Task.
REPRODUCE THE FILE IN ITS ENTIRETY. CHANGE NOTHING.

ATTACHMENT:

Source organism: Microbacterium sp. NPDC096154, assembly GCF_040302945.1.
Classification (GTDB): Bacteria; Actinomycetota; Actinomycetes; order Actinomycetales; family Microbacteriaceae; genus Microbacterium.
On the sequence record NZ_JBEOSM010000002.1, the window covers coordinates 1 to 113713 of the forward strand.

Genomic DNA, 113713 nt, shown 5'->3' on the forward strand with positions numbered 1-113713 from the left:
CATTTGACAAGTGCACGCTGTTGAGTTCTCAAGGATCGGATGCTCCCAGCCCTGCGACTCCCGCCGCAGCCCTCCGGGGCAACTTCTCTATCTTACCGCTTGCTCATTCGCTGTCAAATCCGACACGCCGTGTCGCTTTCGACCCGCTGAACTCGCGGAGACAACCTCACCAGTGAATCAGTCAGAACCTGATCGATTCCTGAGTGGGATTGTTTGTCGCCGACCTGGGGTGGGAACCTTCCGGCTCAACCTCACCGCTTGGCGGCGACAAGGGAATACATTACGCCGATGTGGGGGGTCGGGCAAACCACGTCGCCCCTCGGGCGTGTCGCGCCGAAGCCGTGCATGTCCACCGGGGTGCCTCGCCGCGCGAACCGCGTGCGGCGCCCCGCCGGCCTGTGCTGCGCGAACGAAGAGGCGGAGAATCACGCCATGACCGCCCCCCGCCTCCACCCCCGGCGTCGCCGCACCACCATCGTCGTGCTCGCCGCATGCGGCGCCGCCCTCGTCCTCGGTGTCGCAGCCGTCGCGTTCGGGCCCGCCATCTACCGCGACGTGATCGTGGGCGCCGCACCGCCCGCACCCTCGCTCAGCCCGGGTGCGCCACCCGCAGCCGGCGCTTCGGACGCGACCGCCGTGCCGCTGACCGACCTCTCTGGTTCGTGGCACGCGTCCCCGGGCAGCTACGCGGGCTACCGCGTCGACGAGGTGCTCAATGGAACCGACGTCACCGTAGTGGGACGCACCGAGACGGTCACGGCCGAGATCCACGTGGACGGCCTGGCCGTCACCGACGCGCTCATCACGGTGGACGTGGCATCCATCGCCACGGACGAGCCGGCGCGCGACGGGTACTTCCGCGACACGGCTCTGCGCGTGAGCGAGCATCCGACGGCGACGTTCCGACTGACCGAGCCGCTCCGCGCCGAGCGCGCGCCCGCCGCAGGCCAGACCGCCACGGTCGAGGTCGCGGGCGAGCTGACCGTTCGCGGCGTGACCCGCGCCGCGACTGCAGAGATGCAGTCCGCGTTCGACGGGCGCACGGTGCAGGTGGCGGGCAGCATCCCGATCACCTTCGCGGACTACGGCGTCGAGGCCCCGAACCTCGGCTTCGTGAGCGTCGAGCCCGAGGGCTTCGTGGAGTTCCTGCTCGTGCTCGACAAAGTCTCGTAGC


Source organism: Microbacterium sp. NPDC096154, assembly GCF_040302945.1.
Classification (GTDB): Bacteria; Actinomycetota; Actinomycetes; order Actinomycetales; family Microbacteriaceae; genus Microbacterium.
On the sequence record NZ_JBEOSM010000002.1, the window covers coordinates 1 to 113713 of the forward strand.

Genomic DNA, 113713 nt, shown 5'->3' on the forward strand with positions numbered 1-113713 from the left:
CATTTGACAAGTGCACGCTGTTGAGTTCTCAAGGATCGGATGCTCCCAGCCCTGCGACTCCCGCCGCAGCCCTCCGGGGCAACTTCTCTATCTTACCGCTTGCTCATTCGCTGTCAAATCCGACACGCCGTGTCGCTTTCGACCCGCTGAACTCGCGGAGACAACCTCACCAGTGAATCAGTCAGAACCTGATCGATTCCTGAGTGGGATTGTTTGTCGCCGACCTGGGGTGGGAACCTTCCGGCTCAACCTCACCGCTTGGCGGCGACAAGGGAATACATTACGCCGATGTGGGGGGTCGGGCAAACCACGTCGCCCCTCGGGCGTGTCGCGCCGAAGCCGTGCATGTCCACCGGGGTGCCTCGCCGCGCGAACCGCGTGCGGCGCCCCGCCGGCCTGTGCTGCGCGAACGAAGAGGCGGAGAATCACGCCATGACCGCCCCCCGCCTCCACCCCCGGCGTCGCCGCACCACCATCGTCGTGCTCGCCGCATGCGGCGCCGCCCTCGTCCTCGGTGTCGCAGCCGTCGCGTTCGGGCCCGCCATCTACCGCGACGTGATCGTGGGCGCCGCACCGCCCGCACCCTCGCTCAGCCCGGGTGCGCCACCCGCAGCCGGCGCTTCGGACGCGACCGCCGTGCCGCTGACCGACCTCTCTGGTTCGTGGCACGCGTCCCCGGGCAGCTACGCGGGCTACCGCGTCGACGAGGTGCTCAATGGAACCGACGTCACCGTAGTGGGACGCACCGAGACGGTCACGGCCGAGATCCACGTGGACGGCCTGGCCGTCACCGACGCGCTCATCACGGTGGACGTGGCATCCATCGCCACGGACGAGCCGGCGCGCGACGGGTACTTCCGCGACACGGCTCTGCGCGTGAGCGAGCATCCGACGGCGACGTTCCGACTGACCGAGCCGCTCCGCGCCGAGCGCGCGCCCGCCGCAGGCCAGACCGCCACGGTCGAGGTCGCGGGCGAGCTGACCGTTCGCGGCGTGACCCGCGCCGCGACTGCAGAGATGCAGTCCGCGTTCGACGGGCGCACGGTGCAGGTGGCGGGCAGCATCCCGATCACCTTCGCGGACTACGGCGTCGAGGCCCCGAACCTCGGCTTCGTGAGCGTCGAGCCCGAGGGCTTCGTGGAGTTCCTGCTCGTGCTCGACAAAGTCTCGTAGC